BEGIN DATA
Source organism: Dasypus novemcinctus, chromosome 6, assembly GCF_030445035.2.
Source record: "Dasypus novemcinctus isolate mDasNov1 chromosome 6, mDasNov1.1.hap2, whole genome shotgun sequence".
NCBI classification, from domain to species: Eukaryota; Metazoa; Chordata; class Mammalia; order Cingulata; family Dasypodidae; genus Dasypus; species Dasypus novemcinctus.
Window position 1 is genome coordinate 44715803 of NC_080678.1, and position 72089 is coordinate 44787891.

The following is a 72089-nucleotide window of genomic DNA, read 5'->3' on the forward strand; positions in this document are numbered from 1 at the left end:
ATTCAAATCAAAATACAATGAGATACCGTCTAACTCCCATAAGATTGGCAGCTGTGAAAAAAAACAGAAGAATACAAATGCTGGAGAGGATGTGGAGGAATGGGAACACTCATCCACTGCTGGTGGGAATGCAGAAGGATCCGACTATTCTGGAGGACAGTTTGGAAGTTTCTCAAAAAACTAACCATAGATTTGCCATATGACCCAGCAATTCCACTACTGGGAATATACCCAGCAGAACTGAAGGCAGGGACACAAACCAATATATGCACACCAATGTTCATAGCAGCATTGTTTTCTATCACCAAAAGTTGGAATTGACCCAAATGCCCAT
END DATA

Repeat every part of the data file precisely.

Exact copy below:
Source organism: Dasypus novemcinctus, chromosome 6, assembly GCF_030445035.2.
Source record: "Dasypus novemcinctus isolate mDasNov1 chromosome 6, mDasNov1.1.hap2, whole genome shotgun sequence".
NCBI classification, from domain to species: Eukaryota; Metazoa; Chordata; class Mammalia; order Cingulata; family Dasypodidae; genus Dasypus; species Dasypus novemcinctus.
Window position 1 is genome coordinate 44715803 of NC_080678.1, and position 72089 is coordinate 44787891.

The following is a 72089-nucleotide window of genomic DNA, read 5'->3' on the forward strand; positions in this document are numbered from 1 at the left end:
ATTCAAATCAAAATACAATGAGATACCGTCTAACTCCCATAAGATTGGCAGCTGTGAAAAAAAACAGAAGAATACAAATGCTGGAGAGGATGTGGAGGAATGGGAACACTCATCCACTGCTGGTGGGAATGCAGAAGGATCCGACTATTCTGGAGGACAGTTTGGAAGTTTCTCAAAAAACTAACCATAGATTTGCCATATGACCCAGCAATTCCACTACTGGGAATATACCCAGCAGAACTGAAGGCAGGGACACAAACCAATATATGCACACCAATGTTCATAGCAGCATTGTTTTCTATCACCAAAAGTTGGAATTGACCCAAATGCCCAT